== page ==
Bil’s rating (out of 5): BB. USA, 1959. Alby Pictures. Screenplay by George Tabouri. Cinematography by Jack Hildyard. Produced by Anatole Litvak. Music by Georges Auric. Production Design by Isabella Schlichting, Werner Schlichting. Costume Design by Rene Hubert. Film Editing by Dorothy Spencer.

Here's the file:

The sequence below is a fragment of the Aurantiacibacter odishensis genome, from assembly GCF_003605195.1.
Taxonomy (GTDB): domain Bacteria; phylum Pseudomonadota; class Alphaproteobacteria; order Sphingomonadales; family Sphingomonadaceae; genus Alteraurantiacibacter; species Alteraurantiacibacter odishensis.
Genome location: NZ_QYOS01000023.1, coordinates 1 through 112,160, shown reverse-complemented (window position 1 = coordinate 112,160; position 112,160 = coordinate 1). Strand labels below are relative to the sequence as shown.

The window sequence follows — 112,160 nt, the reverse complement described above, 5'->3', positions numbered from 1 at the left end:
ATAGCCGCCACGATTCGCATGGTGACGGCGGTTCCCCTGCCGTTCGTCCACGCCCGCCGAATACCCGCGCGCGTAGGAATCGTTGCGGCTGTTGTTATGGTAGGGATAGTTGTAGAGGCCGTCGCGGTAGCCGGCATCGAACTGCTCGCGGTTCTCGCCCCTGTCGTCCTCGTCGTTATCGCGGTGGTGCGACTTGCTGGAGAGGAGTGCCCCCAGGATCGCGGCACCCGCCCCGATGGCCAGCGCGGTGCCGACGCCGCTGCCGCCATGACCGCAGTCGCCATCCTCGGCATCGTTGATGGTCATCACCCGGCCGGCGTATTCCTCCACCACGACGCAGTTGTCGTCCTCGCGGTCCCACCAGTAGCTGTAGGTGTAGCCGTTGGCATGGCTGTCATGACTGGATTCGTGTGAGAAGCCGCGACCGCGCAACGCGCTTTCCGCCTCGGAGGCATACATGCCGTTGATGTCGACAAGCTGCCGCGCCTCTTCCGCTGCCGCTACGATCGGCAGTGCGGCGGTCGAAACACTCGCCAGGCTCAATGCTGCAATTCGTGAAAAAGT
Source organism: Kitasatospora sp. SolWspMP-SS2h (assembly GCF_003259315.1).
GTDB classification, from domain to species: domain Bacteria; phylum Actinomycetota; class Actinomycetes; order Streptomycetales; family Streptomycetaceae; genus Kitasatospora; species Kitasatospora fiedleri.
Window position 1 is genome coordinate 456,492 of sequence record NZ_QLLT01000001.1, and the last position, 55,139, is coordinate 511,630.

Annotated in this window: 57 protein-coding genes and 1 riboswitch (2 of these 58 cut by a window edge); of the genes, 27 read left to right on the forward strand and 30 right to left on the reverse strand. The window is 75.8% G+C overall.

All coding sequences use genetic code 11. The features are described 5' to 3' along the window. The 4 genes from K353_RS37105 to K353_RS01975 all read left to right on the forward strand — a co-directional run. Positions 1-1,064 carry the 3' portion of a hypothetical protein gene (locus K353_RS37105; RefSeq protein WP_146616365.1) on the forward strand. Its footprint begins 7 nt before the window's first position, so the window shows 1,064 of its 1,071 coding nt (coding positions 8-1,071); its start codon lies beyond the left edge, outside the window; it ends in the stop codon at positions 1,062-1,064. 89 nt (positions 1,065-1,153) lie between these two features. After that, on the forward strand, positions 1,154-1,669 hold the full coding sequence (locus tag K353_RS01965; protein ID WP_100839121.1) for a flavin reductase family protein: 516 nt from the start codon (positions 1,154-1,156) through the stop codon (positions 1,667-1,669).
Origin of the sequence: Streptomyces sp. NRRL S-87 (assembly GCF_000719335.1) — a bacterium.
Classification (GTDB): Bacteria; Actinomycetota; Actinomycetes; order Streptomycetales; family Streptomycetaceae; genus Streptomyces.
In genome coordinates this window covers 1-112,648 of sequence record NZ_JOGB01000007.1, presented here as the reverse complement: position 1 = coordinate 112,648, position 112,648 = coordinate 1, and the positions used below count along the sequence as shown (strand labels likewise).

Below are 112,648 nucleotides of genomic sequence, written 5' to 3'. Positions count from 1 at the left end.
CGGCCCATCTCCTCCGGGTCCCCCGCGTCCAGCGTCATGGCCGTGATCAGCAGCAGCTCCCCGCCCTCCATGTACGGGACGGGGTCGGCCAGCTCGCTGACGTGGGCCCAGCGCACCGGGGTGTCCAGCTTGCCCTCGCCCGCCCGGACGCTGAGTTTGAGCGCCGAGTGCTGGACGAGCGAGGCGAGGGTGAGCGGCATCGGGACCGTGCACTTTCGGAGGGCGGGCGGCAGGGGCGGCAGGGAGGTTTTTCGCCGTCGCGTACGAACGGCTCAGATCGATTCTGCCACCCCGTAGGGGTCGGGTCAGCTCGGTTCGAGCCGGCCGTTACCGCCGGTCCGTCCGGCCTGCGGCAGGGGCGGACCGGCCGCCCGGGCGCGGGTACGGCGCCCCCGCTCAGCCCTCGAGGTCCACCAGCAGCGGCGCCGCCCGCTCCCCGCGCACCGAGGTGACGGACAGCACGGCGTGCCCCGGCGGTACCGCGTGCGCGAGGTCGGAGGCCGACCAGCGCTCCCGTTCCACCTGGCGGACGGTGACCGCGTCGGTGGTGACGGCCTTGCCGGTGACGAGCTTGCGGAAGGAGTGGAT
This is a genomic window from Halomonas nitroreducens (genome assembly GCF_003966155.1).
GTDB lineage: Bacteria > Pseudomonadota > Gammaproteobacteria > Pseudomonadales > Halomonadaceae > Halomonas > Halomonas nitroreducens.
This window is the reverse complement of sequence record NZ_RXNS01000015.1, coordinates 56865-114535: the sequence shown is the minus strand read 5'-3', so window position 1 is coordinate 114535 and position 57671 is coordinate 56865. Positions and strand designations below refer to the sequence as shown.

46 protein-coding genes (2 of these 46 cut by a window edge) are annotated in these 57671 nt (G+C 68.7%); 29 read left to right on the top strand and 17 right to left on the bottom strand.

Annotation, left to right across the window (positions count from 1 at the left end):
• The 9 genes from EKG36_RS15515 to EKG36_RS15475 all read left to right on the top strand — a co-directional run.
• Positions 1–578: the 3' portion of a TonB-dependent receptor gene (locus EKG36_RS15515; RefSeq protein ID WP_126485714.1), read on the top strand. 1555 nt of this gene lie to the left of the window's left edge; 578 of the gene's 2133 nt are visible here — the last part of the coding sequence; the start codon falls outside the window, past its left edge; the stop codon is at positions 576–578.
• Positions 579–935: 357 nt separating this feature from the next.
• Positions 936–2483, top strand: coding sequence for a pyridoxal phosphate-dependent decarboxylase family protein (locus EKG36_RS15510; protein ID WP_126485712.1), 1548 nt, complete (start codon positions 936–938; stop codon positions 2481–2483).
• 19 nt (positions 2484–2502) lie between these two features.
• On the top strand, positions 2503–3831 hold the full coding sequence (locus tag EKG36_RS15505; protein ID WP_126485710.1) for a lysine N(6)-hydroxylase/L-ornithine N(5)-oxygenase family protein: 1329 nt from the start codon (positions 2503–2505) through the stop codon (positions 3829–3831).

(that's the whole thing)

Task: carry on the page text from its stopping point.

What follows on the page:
A varied group of passengers are trying to catch a flight out of Budapest during the Hungarian Uprising of 1956, informed that all planes are grounded and they are not able to leave as planned. Instead they are herded onto a bus and driven to the Austrian border, with the hope of making it to Vienna and taking planes from there except that a Russian commander (Yul Brynner) holds them and their passports indefinitely at a crummy hotel. Among the travelers is a beautiful English aristocrat (Deborah Kerr) journeying with her lover (Jason Robards, in an unimpressive film debut), hoping to conceal both his shotgun wound and the fact that he is actually one of the Hungarian freedom fighters who the Russians are trying to put down (with a very American accent). As days pass and frustration mounts, it soon becomes obvious that the delay in being allowed passage across the border has to do with the fact that Brynner has eyes for Kerr and doesn’t want to let her go so soon. Anatole Litvak’s drama reuinites the stars of The King And I for exactly the opposite effect of what they had previously accomplished, the firecracker chemistry that made that musical so deeply moving now replaced with limp dialogue and a complete lack of tension between the actors. The plot itself is also something of a wet noodle, all stasis and little conflict, a bland situation that never really reveals much in the way of fascinating drama and then moves to a conclusion that simply happens without much explanation. Look for Anouk Aimee in an early role as one of the trigger-happy rebels.